Imran Dean: So you will have, you always have your own path. You've just got to figure out what you, what you're good at, what you're passionate about to figure out your, your sort of foundations of what you're good at, and then find whether it's career paths or things that suit those, suit those sort of, um, suit those skills that you have.

Imran Dean: Like, you know, for example, if you're an introvert or an extrovert, there'll be certain paths that will be better, right? An introvert doing a podcast would struggle. I'm not saying that they wouldn't be able to do it, but they might struggle a bit more because there is a skill in getting people on the [00:03:00] podcast, interviewing and things like that.

Imran Dean: So it's, it's finding out what your skill sets, skills are early on and then just doubling down on them. 

Amardeep Parmar: Yeah. And it's interesting what you said about introvert, because I think naturally I'm an introvert. And over time I've built the confidence. And I think there's a lot of time where I'm just out of my comfort zone.

Amardeep Parmar: And I'm not sure how healthy that is or whether it's good or bad. But then, once I built the confidence and tested myself, I realised I actually do enjoy this and I'm somewhat good at it, hopefully. And from that, it then continued to go on and sometimes, like, it's looking at what you're good at. And also looking at like, what do, what do you want to try sometimes as well?

Amardeep Parmar: And not being like, because of this, I can't do that because you could have said, Oh, I'm behind in English or I'm behind in this. So I'm never going to be able to do hedge fund work or do that kind of work. But you didn't, you said, okay, yeah, let me try. Let me keep going. And for the people listening who maybe aren't familiar with hedge funds or investment world, what exactly do you do in simple terms?

Imran Dean: So, nowadays I, essentially I help companies grow. So companies, think of [00:04:00] sort of start ups like Facebook at the beginning or Google where they're looking, they've got this great big idea, they're not making any money because of, because at the moment they're just building the technology. We help give them money to grow the business and then we take a percentage of that company.

Imran Dean: And over time they raise more and more. So your ownership goes down, um, but then when they do an IPO or when they go in the stock market, that's when we make our money for our investors. And you're sort of looking at these big, big, kind of what we say unicorn, which is, you know, billion dollar valuation businesses, which, you know, give you massive returns on your investment.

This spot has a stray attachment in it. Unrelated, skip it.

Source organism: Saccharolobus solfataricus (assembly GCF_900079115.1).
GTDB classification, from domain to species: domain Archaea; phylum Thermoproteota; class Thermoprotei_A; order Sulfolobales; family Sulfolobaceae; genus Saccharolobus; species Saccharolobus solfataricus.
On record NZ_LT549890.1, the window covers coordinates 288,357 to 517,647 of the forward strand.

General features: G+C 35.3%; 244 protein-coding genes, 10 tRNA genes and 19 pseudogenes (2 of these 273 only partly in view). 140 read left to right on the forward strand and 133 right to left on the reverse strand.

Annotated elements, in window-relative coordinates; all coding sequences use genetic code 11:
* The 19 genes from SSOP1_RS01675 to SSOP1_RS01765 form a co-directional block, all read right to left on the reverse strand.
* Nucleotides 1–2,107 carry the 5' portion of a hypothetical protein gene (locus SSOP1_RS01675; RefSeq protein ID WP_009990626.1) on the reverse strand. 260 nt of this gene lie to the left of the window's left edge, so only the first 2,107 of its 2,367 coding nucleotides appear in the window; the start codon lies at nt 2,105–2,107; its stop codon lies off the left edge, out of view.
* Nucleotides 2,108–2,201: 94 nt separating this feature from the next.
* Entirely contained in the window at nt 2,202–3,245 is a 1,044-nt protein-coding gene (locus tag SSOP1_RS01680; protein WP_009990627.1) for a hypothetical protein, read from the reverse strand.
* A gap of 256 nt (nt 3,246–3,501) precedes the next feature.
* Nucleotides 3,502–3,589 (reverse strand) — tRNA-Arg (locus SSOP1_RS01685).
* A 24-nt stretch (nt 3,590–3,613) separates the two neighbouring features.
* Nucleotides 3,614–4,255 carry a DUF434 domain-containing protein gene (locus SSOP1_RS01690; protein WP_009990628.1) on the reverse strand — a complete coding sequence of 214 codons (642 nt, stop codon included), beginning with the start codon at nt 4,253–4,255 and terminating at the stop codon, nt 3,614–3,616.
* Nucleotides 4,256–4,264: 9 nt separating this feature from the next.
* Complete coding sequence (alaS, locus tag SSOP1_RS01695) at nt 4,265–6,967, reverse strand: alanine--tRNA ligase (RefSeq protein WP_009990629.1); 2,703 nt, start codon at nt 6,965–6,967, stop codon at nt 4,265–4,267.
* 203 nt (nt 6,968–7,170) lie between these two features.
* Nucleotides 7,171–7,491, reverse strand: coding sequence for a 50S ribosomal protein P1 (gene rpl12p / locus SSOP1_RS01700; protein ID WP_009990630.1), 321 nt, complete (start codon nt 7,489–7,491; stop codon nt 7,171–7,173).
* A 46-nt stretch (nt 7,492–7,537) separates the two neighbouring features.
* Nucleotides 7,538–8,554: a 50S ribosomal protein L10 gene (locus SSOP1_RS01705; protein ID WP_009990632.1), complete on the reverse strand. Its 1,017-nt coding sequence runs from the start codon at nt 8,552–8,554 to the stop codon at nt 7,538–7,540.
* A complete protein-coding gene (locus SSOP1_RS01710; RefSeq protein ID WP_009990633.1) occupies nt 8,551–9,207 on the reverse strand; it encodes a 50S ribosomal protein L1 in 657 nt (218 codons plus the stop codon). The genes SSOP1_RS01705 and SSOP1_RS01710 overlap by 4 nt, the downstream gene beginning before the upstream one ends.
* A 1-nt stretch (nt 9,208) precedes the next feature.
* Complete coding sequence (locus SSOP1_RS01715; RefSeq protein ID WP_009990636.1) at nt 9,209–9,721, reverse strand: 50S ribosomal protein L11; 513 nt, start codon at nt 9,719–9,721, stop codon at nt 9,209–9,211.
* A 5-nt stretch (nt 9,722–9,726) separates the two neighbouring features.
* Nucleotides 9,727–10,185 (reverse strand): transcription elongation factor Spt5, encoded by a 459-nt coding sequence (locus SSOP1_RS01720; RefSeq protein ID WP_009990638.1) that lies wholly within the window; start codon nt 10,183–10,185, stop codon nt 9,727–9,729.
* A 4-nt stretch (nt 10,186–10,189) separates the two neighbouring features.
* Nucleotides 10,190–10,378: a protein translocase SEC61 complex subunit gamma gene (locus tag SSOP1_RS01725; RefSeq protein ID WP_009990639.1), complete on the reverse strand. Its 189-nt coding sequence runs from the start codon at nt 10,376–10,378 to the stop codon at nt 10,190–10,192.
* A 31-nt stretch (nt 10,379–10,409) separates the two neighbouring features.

Imran Dean: But obviously not every startup is successful. So it's, it's a game of, again, probabilities and maybe invest in 10 companies. You're aiming for like one that will go out and sort of one, two, three, that will go and become billion dollar companies. And that will make up majority of the returns for your, for your fund.

Imran Dean: And the rest four, four might fail. And then five might just give you your money back sort of thing. So that's the way you've got to construct things. So there's a bit of art to it. And then there's a science as well, right? So the science is the construction of, of it. And obviously, find the [00:05:00] right companies to invest in.

Imran Dean: And the world is quite vast finance for those listening is, you know, people say, I want to go to finance, investment banking, but from, I mean, that might be the entry point, but there's such a big world and there's so many things that finance offers. And it's, it's a fascinating thing. If you, if naturally you're sort of good with numbers, you're, you're analytical, it's a great place to learn for me finance.

Imran Dean: And the reason I loved it was because I always said, it's like a puzzle. You're trying to piece together kind of a picture of the world or what's going on. Sometimes these pieces kind of fit together in a jigsaw puzzle. Sometimes they don't. And if you can fit them together. That's where there's opportunities to, to sort of do well and then, or, but sometimes they don't say it's, it's an interesting kind of world to be in 

Amardeep Parmar: And what kind of things do you look for in these investments?

Amardeep Parmar: Like if somebody is listening now, they want to start a business in there. Wondering how to attract investment.